Finance Minister AMA Muhith says the World Bank has renewed its pledge to provide the financial support necessary for the needs of Rohingyas. The finance minister had closed-door talks with World Bank chief Jim Yong Kim on Saturday, the fourth day of the World Bank-IMF meetings on the Indonesian island of Bali. “The World Bank president discussed the Rohingyas with us,” said Muhith. “The World Bank president said that the World Bank will make arrangements to cover the cost to support this powerless group.” The World Bank is speaking to Sweden, Germany, Kuwait and the UAE for funds, said Muhith. Canada has provided some support, he said.
Nearly 1 million Rohingya refugees who fled from Myanmar are currently living in Bangladesh. Though the two countries have signed an agreement for the return of the minority group to Myanmar, the process has yet to begin. The Bangladesh government has repeatedly stated that hosting the refugees is putting great strain on Bangladeshs finances.
“We estimate that we will need $2 billion to host the Rohingyas for the next two years,” said Muhith. “The World Bank will organise grants, not loans. The World Bank will provide the majority of the $2 billion in support, with $1 billion each year. Other donors and organisations must be found to provide the rest.
A $500 million agreement has been signed with the World Bank for the Rohingyas, the finance minister added. Another $200 million will be agreed to within the next few days.
A preliminary agreement has also been made to receive $100 million from the Asian Development Bank, with another $100 million agreement coming soon, he said.
More agreements will soon be signed with other donors and organisations on the matter, he said.
Asked whether Bangladeshs economic situation or efforts to eradicate poverty had been discussed, Muhith told bdnews24.com: “Yes, the World Bank president has said that our economic situation is good. That we are doing good work on poverty alleviation, something he saw with his own eyes during his visit.”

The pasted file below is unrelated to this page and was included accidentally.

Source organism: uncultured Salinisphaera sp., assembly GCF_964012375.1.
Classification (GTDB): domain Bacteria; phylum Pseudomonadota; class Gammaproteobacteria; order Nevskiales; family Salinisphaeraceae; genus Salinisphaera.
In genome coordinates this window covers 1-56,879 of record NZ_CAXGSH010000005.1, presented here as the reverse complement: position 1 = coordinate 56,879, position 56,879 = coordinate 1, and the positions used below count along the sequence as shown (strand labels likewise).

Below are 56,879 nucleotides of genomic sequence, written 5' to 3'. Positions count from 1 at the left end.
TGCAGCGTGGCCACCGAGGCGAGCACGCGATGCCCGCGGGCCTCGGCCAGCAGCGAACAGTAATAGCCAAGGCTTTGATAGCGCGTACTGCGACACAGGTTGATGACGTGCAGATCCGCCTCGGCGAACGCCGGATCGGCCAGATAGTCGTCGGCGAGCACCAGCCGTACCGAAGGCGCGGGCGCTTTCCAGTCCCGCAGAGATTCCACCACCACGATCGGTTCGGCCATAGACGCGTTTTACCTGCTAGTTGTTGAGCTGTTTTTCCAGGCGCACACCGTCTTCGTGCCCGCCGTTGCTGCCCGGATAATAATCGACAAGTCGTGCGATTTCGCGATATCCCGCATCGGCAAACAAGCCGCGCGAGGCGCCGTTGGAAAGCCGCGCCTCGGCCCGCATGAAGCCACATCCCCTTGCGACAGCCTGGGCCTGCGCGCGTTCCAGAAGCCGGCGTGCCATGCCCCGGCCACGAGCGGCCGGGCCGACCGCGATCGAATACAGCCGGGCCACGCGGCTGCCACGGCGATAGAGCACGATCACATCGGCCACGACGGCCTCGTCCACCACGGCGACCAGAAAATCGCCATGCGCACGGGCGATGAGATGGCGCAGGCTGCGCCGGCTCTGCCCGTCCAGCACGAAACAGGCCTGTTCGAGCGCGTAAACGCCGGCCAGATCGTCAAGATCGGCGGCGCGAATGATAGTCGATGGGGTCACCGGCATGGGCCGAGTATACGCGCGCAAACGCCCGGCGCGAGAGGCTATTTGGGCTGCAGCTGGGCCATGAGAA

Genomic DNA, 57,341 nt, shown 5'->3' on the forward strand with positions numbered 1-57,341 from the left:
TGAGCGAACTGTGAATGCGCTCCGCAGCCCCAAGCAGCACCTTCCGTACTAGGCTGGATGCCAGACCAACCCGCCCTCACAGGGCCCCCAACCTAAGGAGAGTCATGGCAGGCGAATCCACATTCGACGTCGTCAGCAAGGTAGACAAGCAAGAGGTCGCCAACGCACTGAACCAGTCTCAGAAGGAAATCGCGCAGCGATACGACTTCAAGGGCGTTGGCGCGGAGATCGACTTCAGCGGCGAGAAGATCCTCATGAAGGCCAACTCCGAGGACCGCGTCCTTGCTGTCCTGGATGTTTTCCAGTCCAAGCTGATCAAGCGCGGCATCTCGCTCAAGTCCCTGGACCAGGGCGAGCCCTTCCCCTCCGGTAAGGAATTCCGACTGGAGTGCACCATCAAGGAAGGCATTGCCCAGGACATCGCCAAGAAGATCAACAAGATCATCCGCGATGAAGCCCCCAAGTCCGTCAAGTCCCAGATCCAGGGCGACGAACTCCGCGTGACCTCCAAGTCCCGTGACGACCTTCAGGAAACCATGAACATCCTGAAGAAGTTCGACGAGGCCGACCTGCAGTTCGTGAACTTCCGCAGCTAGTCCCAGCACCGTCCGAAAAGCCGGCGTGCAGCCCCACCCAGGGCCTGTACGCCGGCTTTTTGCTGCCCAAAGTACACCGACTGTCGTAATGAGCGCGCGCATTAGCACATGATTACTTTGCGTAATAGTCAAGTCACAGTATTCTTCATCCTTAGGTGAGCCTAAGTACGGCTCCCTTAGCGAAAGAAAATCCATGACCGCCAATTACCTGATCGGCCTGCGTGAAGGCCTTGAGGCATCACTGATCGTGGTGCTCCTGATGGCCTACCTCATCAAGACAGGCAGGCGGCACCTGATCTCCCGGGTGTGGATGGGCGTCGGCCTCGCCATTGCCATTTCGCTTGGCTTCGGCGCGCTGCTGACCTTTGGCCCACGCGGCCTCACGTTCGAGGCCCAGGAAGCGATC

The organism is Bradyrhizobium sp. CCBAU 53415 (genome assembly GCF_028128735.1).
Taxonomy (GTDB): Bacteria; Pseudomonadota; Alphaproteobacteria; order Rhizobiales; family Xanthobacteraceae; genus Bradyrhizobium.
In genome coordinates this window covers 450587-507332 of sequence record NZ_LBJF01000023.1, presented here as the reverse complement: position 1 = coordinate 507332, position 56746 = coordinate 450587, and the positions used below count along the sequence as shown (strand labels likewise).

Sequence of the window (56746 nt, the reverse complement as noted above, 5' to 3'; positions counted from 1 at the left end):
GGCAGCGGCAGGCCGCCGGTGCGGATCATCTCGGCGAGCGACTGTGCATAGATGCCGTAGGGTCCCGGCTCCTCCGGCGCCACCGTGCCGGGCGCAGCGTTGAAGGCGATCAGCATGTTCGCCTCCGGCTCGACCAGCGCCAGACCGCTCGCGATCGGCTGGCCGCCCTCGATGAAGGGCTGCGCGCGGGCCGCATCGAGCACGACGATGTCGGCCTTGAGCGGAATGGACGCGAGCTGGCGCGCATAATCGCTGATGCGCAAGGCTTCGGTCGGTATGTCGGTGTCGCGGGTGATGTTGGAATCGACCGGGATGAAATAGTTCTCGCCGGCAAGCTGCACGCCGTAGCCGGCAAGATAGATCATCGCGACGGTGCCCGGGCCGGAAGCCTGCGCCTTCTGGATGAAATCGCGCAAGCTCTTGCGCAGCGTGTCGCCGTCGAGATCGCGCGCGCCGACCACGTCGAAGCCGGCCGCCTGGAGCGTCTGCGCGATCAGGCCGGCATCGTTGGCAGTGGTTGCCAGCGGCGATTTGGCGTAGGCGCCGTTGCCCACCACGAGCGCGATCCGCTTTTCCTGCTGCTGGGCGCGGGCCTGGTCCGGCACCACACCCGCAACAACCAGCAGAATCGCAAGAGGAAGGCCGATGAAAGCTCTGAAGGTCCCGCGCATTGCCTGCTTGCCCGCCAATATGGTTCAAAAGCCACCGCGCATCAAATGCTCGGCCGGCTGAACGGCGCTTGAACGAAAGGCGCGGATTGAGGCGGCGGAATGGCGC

“Our governments relationship with the government is very good. Both sides have put the matter of the Padma Bridge funds behind us. Now the World Bank will give us more money than it had before.”
Muhith said he had thanked Kim for the World Banks contribution to the development of Bangladesh through loans over the years.
The World Bank had pledged to provide Bangladesh with loans amounting to $4.5 billion in three fiscal years, from 2017-18 to 2019-20, said Muhith.
“We have already spent that fund within two years and have requested the World Bank to provide an additional $4.5 billion for the remaining year. They have agreed to provide additional support,” said Muhith.
The World Bank may provide an additional $2 billion in loans for Bangladesh, Muhith had said following a meeting with Hartwig Schafer, the World Bank vice president for the South Asia region on Thursday.
Some of the funds may be diverted from unused funds for African countries, Muhith said.
Bangladesh Bank Governor Fazle Kabir, Alternate Executive Director of the World Bank in Washington Muhammad Musharraf Hossain Bhuiyan, Finance Secretary Abdur Rouf Talukder and Economic Relations Division Secretary Kazi Shofiqul Azam were also present at the meeting with the World Bank president.
Nearly 150,000 delegates from the World Bank and IMFs 189 member countries are attending the World Bank-IMF meeting in Indonesias Bali. The conference is scheduled to end on Oct 15.